An audiovisual essay by critics Cristina Álvarez López and Adrian Martin offers a kind of “supercut” of the most striking images from the films, with visual motifs isolated and “commented” on by intertitles with quotes from academics and von Sternberg himself.

The memorable outfits worn by Dietrich in these films are discussed by costume designer Deborah Nadoolman Landis. She pays tribute to Paramount costumer Travis Banton, whom Landis maintains was as responsible for Marlene’s success as Sternberg was.

Appropriately enough, Landis comments on the scandal that was caused by Dietrich’s wearing men’s clothing in Sternberg’s films and how it became an international fashion trend. This one fact is mentioned in three different supplements in this collection — one more time than the historically relevant fact that she was considered a “traitor” by the German public.

Scholar Homay King focuses specifically on Shanghai Express, and its “orientalist” aspect. King puts forth both arguments — that the film has “problems” involving racist characters and factual inaccuracies about China, but that the plot is the least important thing about the film, and that Sternberg employed a significant number of Asian actors for it, even more (King says) than are employed in Hollywood’s “Asian” movies today.

King also explores the life of Shanghai costar Anna May Wong, who had a multicultural trajectory similar to Dietrich’s and who achieved a similar cult following, albeit smaller.

The featurette in which three authors analyze Dietrich’s bisexual image, her gay audience, and the feminist aspects of her image is the most academic entry in the set. Among the polysyllabic phrases used are “heteronormative,” “iconicity,” and “homosociality.”

The Devil is a Woman (1935)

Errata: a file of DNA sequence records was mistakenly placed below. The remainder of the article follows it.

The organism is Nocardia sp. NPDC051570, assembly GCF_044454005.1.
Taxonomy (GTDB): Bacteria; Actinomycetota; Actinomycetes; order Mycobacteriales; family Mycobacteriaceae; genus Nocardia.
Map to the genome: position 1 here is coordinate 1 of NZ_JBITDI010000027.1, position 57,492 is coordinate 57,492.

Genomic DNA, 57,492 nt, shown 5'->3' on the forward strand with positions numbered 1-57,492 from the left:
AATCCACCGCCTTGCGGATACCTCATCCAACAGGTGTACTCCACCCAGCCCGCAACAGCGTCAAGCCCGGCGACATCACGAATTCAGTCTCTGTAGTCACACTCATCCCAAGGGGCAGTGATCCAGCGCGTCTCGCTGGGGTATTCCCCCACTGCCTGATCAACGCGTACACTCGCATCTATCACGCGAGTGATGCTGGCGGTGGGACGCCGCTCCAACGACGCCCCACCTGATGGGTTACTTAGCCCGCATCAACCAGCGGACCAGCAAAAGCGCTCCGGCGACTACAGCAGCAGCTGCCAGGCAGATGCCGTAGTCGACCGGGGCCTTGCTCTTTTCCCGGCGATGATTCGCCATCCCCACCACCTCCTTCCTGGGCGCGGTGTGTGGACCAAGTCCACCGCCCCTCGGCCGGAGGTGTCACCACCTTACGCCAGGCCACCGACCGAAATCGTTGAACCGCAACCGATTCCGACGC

Coming back down from the rarified climes of academia, the interview with Nicholas von Sternberg referred to above finds him talking about his father’s reputation in Hollywood and his justly famed lighting techniques. The most interesting thing he mentions is his father’s attention to detail, including his time painting his sets (aluminum paint to work with the lighting, but shellac was used for shadows).

Dietrich’s possessions, which are now held by the Deutsche Kinemathek, are the topic of another supplement. Curator Silke Ronneburg notes that the museum has kept all of the items intact, in a collection that takes up 3,000 square feet of space. One fascinating find is a set of publicity photos of Dietrich taken when she arrived in America that are non-glamorous and brightly lit. Sternberg had the photos taken out of circulation, in favor of darker, more evocative (and insanely glamorous) images that he oversaw.

Dietrich was a keeper of many secrets about her personal life, which is apparent in a 1971 TV interview conducted for Swedish television. This talk is riveting to watch, if only because Marlene seems willing to answer the two interviewers’ questions but offers very simplistic and not-very-forthcoming replies.

She steadfastly maintains that she never let anyone “remake” her — her statement about Sternberg overseeing her career in the early Thirties is that he “put me into a certain frame he thought would be successful.”

She also declares that she most enjoyed singing live in England and attempts to diplomatically clarify why she disliked performing in Germany. While maintaining that German audiences are “wonderful,” she says that the German press was very hard on her. In characteristic fashion, she clarifies nothing.

It is noted by Gemunden and Isenberg in their featurette that the Germans public eventually “forgave” Dietrich, and she was buried in Berlin in 1992 with much fanfare. A city square in Berlin was named after her, and her former “treacherous” reputation was buried along with her.

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About Ed

Ed Grant has written about film for a wide range of periodicals, books and websites. He edited the reference book The Motion Picture Guide Annual and, since 1993, has produced and hosted the weekly cable program Media Funhouse, which Time magazine called “the most eclectic and useful movie show on TV.”